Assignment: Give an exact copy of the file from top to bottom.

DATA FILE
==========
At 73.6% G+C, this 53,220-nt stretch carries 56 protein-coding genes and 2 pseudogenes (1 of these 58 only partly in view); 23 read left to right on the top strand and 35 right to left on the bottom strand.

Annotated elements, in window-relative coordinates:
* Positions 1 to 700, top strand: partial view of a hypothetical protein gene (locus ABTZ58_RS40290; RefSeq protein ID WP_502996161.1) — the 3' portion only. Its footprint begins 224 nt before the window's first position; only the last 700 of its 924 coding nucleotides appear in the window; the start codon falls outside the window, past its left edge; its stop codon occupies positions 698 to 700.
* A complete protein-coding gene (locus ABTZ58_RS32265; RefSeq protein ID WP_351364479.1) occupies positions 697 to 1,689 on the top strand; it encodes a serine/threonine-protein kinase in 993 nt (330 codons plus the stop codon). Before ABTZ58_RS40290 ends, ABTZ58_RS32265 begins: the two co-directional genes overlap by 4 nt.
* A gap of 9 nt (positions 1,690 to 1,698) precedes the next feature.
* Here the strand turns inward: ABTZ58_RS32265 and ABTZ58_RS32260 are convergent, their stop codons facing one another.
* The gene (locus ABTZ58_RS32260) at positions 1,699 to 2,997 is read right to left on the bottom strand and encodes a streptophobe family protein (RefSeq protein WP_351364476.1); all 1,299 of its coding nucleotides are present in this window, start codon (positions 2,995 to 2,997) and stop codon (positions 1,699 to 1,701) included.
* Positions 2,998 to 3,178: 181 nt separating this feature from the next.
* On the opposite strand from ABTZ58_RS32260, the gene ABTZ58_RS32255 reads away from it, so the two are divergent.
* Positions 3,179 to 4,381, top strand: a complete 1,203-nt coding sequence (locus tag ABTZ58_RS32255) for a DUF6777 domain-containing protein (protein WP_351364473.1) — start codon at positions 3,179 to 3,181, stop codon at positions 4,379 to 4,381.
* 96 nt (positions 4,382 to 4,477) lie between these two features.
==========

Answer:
At 73.6% G+C, this 53,220-nt stretch carries 56 protein-coding genes and 2 pseudogenes (1 of these 58 only partly in view); 23 read left to right on the top strand and 35 right to left on the bottom strand.

Annotated elements, in window-relative coordinates:
* Positions 1 to 700, top strand: partial view of a hypothetical protein gene (locus ABTZ58_RS40290; RefSeq protein ID WP_502996161.1) — the 3' portion only. Its footprint begins 224 nt before the window's first position; only the last 700 of its 924 coding nucleotides appear in the window; the start codon falls outside the window, past its left edge; its stop codon occupies positions 698 to 700.
* A complete protein-coding gene (locus ABTZ58_RS32265; RefSeq protein ID WP_351364479.1) occupies positions 697 to 1,689 on the top strand; it encodes a serine/threonine-protein kinase in 993 nt (330 codons plus the stop codon). Before ABTZ58_RS40290 ends, ABTZ58_RS32265 begins: the two co-directional genes overlap by 4 nt.
* A gap of 9 nt (positions 1,690 to 1,698) precedes the next feature.
* Here the strand turns inward: ABTZ58_RS32265 and ABTZ58_RS32260 are convergent, their stop codons facing one another.
* The gene (locus ABTZ58_RS32260) at positions 1,699 to 2,997 is read right to left on the bottom strand and encodes a streptophobe family protein (RefSeq protein WP_351364476.1); all 1,299 of its coding nucleotides are present in this window, start codon (positions 2,995 to 2,997) and stop codon (positions 1,699 to 1,701) included.
* Positions 2,998 to 3,178: 181 nt separating this feature from the next.
* On the opposite strand from ABTZ58_RS32260, the gene ABTZ58_RS32255 reads away from it, so the two are divergent.
* Positions 3,179 to 4,381, top strand: a complete 1,203-nt coding sequence (locus tag ABTZ58_RS32255) for a DUF6777 domain-containing protein (protein WP_351364473.1) — start codon at positions 3,179 to 3,181, stop codon at positions 4,379 to 4,381.
* 96 nt (positions 4,382 to 4,477) lie between these two features.